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Response to the question

This is a very detailed answer that adheres to the steer of the question consistently for the duration of the answer. There is an excellent structure regarding the first chapter of William Golding's 'Lord of the Flies', commenting on a ...

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Response to the question

This is a very detailed answer that adheres to the steer of the question consistently for the duration of the answer. There is an excellent structure regarding the first chapter of William Golding's 'Lord of the Flies', commenting on a wide range of possibilities the are conjured up in the readers' minds after finishing the first chapter. The danger with this question is that candidates might venture into explaining what actually happens past the first chapter, but this is where this candidates excels - they adapt the viewpoint of someone who knows very little about the book and uses their imagination to explain what they think could happen given the information that Golding writes into the chapter.

Level of analysis

The Level of Analysis is extremely good. There is a number of different scenarios proposed by the candidate with regard to what Golding is trying to achieve with his descriptions of Ralph and Piggy, never once confirming what actually happens later on, but always raising the question as to whether something or something else will happen. This is effective as it shows examiners that the candidate has successfully adopted the perspective of someone who has not read past the first chapter.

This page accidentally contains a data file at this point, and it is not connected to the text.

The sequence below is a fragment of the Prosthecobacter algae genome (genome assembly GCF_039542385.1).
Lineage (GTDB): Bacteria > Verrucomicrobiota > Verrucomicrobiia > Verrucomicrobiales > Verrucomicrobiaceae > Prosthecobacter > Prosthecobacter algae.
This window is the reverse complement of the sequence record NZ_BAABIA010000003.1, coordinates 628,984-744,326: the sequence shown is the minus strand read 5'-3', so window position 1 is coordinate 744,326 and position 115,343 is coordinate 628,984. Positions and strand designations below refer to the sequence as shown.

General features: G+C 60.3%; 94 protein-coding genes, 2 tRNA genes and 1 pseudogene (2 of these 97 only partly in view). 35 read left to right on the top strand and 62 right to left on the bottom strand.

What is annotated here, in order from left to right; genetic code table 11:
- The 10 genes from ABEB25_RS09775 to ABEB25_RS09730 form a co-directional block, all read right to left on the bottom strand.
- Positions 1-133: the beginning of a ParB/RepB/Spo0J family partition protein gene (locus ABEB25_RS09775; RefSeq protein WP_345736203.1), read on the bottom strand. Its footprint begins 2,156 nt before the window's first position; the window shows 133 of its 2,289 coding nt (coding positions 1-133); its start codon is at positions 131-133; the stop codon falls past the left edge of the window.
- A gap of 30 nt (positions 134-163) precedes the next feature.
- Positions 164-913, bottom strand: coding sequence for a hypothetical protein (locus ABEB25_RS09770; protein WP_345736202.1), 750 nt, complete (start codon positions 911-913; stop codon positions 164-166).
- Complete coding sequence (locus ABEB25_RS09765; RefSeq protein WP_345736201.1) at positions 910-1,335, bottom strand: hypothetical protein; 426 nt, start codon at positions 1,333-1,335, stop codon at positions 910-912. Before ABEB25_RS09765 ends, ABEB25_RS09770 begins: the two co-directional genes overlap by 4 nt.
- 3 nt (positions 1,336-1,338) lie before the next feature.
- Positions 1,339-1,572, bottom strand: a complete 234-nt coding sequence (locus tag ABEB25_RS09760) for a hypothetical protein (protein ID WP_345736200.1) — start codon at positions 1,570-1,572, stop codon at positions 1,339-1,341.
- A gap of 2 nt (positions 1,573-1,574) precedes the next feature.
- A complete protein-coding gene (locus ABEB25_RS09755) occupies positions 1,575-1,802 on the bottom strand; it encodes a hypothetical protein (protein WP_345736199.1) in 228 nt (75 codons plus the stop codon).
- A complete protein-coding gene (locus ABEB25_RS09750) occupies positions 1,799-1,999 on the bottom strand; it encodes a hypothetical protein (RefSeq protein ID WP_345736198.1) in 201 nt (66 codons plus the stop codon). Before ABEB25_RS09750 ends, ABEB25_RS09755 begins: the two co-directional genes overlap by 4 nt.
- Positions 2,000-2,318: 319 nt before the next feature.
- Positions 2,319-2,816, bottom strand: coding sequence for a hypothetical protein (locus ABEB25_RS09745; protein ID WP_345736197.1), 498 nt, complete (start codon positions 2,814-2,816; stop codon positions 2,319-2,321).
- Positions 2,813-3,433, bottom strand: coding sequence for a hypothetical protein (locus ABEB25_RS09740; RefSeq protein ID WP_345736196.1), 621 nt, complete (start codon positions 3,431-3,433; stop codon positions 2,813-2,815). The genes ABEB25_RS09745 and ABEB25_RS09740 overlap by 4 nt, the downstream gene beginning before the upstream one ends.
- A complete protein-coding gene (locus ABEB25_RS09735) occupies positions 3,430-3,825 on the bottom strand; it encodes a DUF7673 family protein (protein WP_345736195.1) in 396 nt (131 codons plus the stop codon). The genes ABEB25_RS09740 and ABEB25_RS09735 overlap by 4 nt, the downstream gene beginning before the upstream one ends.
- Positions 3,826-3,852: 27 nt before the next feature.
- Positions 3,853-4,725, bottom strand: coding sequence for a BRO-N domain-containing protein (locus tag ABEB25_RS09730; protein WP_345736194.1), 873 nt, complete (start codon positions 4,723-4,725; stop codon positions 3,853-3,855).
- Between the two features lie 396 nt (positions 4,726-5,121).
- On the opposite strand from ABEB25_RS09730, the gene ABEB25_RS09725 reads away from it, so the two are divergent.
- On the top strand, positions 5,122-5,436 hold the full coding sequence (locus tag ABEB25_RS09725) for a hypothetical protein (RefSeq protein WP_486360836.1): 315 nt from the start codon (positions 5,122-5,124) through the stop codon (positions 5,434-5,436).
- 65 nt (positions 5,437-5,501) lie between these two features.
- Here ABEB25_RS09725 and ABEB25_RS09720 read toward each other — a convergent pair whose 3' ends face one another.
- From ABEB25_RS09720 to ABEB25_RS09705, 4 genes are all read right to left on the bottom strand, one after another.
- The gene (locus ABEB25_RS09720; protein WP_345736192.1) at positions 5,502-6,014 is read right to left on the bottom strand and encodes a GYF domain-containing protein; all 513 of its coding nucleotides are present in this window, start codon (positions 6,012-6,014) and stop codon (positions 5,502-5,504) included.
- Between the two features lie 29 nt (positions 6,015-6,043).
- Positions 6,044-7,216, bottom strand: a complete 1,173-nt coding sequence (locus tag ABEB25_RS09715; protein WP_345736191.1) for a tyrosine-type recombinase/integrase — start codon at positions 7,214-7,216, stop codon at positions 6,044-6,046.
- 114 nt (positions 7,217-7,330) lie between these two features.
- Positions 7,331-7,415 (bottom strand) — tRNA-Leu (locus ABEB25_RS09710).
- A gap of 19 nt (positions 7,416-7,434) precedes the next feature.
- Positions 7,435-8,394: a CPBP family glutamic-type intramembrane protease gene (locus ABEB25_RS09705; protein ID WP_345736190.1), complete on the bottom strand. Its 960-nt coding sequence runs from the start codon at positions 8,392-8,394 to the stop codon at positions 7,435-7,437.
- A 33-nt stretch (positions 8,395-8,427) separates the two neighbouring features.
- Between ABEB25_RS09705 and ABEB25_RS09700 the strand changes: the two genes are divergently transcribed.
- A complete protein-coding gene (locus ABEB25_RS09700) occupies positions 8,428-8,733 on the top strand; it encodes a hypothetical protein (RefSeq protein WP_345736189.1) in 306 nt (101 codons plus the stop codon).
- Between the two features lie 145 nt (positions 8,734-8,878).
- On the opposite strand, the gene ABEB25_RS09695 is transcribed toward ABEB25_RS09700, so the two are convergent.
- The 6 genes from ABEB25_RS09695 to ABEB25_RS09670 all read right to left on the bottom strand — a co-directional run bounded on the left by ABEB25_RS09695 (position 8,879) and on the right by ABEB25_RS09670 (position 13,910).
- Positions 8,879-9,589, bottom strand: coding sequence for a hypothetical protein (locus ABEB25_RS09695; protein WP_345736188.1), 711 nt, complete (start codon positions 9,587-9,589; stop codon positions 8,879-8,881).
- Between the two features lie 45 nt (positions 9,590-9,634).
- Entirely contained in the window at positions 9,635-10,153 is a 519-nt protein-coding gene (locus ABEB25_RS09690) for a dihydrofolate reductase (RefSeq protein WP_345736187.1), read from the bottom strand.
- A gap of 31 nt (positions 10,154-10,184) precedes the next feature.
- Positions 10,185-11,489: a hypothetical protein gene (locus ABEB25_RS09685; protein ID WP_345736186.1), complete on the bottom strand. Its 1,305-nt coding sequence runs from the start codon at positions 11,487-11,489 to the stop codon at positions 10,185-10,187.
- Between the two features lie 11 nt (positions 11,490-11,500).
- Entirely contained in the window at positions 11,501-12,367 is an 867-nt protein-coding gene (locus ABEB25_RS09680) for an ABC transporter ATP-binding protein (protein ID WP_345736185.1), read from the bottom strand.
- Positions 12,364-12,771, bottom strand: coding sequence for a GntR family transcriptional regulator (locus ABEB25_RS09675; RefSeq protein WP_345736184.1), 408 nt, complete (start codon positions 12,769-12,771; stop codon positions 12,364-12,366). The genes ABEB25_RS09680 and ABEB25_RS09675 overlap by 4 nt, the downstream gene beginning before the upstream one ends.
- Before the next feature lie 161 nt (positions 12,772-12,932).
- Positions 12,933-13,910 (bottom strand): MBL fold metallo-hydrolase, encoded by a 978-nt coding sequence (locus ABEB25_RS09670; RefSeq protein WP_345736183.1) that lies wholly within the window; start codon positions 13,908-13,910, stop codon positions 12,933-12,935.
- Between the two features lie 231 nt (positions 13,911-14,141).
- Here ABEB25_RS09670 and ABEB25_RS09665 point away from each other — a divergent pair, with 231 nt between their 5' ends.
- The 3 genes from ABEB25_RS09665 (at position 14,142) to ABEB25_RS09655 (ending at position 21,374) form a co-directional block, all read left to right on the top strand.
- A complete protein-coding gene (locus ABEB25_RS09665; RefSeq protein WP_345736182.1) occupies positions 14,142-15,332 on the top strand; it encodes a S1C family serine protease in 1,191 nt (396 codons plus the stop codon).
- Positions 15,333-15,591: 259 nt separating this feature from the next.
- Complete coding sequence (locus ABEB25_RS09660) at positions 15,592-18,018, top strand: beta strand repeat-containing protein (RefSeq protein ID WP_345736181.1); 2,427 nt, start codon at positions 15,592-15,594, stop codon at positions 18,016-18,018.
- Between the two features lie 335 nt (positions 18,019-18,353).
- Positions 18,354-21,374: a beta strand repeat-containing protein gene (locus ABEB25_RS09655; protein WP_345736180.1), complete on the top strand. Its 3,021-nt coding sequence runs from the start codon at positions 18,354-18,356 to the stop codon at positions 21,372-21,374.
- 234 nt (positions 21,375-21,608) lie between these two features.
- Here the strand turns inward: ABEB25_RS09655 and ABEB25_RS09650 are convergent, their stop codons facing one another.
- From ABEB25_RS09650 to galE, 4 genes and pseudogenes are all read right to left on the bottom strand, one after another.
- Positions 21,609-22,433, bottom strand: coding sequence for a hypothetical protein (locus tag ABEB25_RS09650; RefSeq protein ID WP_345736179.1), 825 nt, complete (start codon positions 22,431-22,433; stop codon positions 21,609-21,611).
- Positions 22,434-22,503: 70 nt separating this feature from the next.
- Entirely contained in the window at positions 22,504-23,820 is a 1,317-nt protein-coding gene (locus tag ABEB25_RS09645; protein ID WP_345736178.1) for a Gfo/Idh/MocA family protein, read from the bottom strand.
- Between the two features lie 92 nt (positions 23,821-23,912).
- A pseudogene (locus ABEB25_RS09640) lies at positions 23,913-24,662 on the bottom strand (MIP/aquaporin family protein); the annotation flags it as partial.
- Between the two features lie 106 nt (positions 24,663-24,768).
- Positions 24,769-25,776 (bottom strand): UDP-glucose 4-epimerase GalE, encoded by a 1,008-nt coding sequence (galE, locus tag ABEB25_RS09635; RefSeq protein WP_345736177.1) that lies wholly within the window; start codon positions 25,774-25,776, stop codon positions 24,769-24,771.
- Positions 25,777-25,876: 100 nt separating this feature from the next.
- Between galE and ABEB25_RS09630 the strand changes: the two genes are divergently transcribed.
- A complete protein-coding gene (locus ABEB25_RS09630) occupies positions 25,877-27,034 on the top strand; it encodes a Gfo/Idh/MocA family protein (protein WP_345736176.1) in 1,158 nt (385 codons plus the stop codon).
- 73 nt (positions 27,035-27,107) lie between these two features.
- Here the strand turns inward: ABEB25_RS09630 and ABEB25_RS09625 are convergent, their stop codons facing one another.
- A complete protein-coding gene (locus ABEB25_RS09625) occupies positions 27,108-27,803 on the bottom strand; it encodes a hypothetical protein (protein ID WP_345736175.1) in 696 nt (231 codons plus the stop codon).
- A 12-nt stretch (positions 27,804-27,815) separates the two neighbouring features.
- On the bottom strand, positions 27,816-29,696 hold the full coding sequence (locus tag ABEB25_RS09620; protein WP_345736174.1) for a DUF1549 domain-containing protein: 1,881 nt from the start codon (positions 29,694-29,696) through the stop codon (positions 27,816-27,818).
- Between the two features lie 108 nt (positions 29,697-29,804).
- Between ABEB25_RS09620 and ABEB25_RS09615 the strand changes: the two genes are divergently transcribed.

The description of Piggy is rich with possibilities of foreshadowing the later events of the novel, so they candidate has done well to focus on this section and there identification of the relevance of Piggy's glasses shows a very astute perception of Golding's allegories. Though personally, I would argue that mentioning that the glasses represent "civilisation" is slightly misconstrued with the symbolism of the conch shell. Piggy glasses instead symbolise rationality and sensibility - with them, his eyesight is perfect and provides wisdom and intelligence (which is proven in his warnings to the others about poisoned fruit).

Quality of writing

The Quality of Written Communication is also excellent. This answer was clearly written by a confident writer has knows how to use the English language and all it's properties required to answer this question with a style wholly indicative of someone operating at a solid A* grade. There is a high level of excellence in grammar, spelling and punctuation.


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Reviewed by sydneyhopcroft 04/03/2012